South East Wales

Cuts planned to help Newport council save £25m

money purse
Image caption Newport council leader Bob Bright says he understands some proposals will be unpopular

A day care centre faces close and cremation charges could increase under plans to help save Newport council £25m over the next four years.

Public toilets could also shut and the pest control service may be scrapped as the council tries to balance its books.

Residents are facing a 5% increase in council tax for 2014/15.

Council leader Bob Bright said some plans would be unpopular, but the council was trying to be more efficient.

Newport council spends around £250m every year, providing nearly 1,000 different services.

But it said it was facing a new financial reality and needed to save £10m in 2014/15 because of a growing population and reduced funding from the Welsh government.

It faces a total budget deficit of £25m in the next four years.

Cabinet members have put forward a list of proposed cuts, including £5m of internal savings - most of which will be made by reducing staffing costs.

Hillside Day Care Centre, which provides activities for older people, could close by 2016 saving £799,000, while the New Willows respite centre for adults with learning disabilities could shut saving £233,000.

Standalone toilets in the city could close resulting in a £137,000 saving, but the council said toilets in council buildings would not be affected.

The authority also wants to increase fees at Gwent Crematorium, though this would need to be agreed with neighbouring authorities.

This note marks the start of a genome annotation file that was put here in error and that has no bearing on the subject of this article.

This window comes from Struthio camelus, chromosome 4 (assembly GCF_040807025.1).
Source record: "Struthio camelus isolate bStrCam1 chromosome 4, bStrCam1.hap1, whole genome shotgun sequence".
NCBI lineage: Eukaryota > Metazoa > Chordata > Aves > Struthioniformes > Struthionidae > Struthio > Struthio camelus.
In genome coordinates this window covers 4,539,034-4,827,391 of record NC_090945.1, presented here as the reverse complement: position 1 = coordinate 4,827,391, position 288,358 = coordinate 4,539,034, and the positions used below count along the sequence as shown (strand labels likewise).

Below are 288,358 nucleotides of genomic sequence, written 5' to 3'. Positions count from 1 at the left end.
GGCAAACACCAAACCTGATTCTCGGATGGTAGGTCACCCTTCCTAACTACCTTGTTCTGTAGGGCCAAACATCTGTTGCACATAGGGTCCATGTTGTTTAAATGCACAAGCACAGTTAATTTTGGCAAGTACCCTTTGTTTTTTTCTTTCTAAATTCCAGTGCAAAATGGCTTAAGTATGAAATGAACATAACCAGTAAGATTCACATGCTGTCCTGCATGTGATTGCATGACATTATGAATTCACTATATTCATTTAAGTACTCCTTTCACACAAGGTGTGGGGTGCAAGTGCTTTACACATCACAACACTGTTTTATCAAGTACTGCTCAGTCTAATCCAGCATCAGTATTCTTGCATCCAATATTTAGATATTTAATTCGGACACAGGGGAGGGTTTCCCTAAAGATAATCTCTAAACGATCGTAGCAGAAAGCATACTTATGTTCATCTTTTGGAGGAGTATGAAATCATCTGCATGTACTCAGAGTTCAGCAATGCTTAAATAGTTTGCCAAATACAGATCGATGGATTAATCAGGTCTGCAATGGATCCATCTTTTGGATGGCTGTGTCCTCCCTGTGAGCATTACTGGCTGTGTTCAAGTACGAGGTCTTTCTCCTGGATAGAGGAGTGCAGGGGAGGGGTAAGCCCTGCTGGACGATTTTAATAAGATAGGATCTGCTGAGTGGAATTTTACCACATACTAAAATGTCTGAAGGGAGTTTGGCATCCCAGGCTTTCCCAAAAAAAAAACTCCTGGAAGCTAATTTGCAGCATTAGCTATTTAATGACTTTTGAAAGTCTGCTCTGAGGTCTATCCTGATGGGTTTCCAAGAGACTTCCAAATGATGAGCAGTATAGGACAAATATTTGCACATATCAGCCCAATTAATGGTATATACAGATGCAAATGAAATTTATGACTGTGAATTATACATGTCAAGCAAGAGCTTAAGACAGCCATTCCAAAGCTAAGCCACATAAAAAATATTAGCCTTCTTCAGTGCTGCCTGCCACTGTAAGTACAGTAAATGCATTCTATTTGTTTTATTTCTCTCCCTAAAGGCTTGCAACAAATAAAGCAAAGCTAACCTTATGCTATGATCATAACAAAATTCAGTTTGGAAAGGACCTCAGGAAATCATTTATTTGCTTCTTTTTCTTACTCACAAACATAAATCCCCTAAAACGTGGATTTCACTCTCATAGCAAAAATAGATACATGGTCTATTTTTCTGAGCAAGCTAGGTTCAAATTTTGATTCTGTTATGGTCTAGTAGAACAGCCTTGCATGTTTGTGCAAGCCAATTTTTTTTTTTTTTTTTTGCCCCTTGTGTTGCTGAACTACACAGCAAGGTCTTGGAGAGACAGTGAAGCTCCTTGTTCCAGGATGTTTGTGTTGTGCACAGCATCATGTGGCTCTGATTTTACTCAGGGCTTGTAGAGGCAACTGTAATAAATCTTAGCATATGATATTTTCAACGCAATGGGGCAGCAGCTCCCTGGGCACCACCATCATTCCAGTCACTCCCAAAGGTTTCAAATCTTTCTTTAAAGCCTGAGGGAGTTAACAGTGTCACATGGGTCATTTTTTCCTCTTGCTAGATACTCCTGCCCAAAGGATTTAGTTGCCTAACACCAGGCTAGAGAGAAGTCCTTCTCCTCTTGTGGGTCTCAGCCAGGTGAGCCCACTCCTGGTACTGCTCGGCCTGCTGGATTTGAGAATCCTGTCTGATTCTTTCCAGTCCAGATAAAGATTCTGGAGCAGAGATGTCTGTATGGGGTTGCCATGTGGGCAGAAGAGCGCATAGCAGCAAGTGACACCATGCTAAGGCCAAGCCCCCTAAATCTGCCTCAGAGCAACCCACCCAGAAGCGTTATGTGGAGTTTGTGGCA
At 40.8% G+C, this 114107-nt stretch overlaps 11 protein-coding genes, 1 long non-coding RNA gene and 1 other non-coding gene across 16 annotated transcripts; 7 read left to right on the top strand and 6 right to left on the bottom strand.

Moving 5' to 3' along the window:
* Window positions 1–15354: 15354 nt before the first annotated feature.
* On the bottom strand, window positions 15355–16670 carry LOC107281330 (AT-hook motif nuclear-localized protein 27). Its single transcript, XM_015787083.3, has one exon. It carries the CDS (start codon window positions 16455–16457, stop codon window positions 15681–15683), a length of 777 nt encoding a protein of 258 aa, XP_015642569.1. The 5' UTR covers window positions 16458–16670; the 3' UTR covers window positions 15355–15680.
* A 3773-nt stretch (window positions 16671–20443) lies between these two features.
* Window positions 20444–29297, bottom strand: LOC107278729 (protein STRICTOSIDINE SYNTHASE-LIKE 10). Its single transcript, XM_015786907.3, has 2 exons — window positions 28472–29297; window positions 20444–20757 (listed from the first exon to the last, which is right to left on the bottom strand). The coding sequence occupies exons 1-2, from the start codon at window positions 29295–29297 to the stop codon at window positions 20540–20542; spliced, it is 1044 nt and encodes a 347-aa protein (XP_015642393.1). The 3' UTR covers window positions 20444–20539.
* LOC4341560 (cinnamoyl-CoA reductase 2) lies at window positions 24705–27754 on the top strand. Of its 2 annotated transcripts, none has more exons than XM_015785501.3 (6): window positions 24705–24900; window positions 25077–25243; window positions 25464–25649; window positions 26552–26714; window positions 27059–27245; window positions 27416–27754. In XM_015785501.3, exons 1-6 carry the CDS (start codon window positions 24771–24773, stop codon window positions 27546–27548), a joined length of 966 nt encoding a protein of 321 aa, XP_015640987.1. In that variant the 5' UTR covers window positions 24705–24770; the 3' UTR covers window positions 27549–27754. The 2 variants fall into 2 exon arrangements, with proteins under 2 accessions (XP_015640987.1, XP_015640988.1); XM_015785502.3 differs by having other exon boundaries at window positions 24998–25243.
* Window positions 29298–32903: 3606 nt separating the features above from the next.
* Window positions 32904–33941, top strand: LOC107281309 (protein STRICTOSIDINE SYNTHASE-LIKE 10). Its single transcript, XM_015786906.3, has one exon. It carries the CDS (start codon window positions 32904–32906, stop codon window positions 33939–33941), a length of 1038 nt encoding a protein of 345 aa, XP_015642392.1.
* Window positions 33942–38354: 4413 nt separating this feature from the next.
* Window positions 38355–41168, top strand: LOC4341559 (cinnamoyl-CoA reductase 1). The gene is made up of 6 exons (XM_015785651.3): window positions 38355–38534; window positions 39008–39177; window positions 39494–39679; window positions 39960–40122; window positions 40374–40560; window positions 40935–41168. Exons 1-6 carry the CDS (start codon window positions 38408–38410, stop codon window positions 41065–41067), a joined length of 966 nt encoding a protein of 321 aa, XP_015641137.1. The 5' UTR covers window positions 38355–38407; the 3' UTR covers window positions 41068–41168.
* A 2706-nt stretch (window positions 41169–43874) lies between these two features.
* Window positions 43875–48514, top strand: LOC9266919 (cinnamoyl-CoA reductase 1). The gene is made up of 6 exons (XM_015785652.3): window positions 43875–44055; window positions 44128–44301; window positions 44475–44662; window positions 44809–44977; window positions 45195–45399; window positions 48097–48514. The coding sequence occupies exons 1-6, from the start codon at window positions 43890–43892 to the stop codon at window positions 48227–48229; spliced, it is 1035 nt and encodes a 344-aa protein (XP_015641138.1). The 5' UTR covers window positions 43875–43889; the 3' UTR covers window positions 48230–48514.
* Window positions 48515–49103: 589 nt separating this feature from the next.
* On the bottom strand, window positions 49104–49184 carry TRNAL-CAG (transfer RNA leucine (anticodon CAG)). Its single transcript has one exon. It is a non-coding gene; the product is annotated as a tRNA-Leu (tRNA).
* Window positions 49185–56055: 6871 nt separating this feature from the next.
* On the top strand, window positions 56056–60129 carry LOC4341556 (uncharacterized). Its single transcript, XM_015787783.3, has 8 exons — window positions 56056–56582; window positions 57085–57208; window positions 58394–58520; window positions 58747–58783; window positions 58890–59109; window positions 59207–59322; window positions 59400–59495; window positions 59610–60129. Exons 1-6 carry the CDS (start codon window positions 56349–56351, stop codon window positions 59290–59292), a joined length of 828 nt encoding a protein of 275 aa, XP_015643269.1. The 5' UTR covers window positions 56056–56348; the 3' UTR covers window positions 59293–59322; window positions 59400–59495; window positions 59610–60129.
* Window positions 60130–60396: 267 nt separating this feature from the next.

It said the fees were below the Welsh average, and increased rates could provide more income. It is not known how much they could increase by.

The authority will also look into handing over the running of The Riverfront theatre to an external body to save £300,000, and said it could not afford to provide funding to Newport Medieval Ship beyond its conservation phase.

Additional pressures

It also plans to save £207,000 from CCTV services by 2016, and said scrapping its pest control service would lead to savings.

Council leader Bob Bright said increased demand for services was placing additional pressures on services at a time when the authority was getting less funding from the Welsh government.

"With nearly £10m to save, many of the proposals we are presenting will not be popular, and I can't pretend they will not impact on the level of services we will be able to provide," he said.

"However, we are still absolutely focused on becoming a more efficient and effective organisation, minimising the impact of these cuts on our communities..."

Consultations on the plans end on 24 January ahead of discussions next week.

Councils across Wales are currently consulting on a number of proposals to help them bridge budget deficits for the next financial year and beyond.

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